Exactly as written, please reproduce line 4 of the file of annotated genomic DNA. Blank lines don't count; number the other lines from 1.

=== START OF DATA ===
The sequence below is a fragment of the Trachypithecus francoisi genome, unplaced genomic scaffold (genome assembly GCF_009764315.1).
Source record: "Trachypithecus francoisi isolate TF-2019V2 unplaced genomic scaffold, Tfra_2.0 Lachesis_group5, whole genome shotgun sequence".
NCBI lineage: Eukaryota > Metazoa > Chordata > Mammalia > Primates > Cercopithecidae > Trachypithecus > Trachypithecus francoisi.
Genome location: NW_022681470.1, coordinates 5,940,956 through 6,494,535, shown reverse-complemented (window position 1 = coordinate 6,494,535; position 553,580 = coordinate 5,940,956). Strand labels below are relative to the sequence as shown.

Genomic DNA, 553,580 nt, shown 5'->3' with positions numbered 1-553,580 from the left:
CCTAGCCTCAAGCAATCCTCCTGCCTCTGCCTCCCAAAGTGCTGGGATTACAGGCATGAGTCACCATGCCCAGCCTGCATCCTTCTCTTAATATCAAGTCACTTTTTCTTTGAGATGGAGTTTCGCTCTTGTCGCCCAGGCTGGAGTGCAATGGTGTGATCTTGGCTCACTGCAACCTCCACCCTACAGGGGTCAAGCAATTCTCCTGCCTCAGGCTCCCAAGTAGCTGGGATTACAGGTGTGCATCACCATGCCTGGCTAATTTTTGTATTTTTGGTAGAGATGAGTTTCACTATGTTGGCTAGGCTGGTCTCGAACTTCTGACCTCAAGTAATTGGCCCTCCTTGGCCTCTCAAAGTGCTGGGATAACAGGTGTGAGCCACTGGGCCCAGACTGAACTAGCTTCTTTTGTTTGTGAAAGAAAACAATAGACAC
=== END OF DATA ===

Genome location: NW_022681470.1, coordinates 5,940,956 through 6,494,535, shown reverse-complemented (window position 1 = coordinate 6,494,535; position 553,580 = coordinate 5,940,956). Strand labels below are relative to the sequence as shown.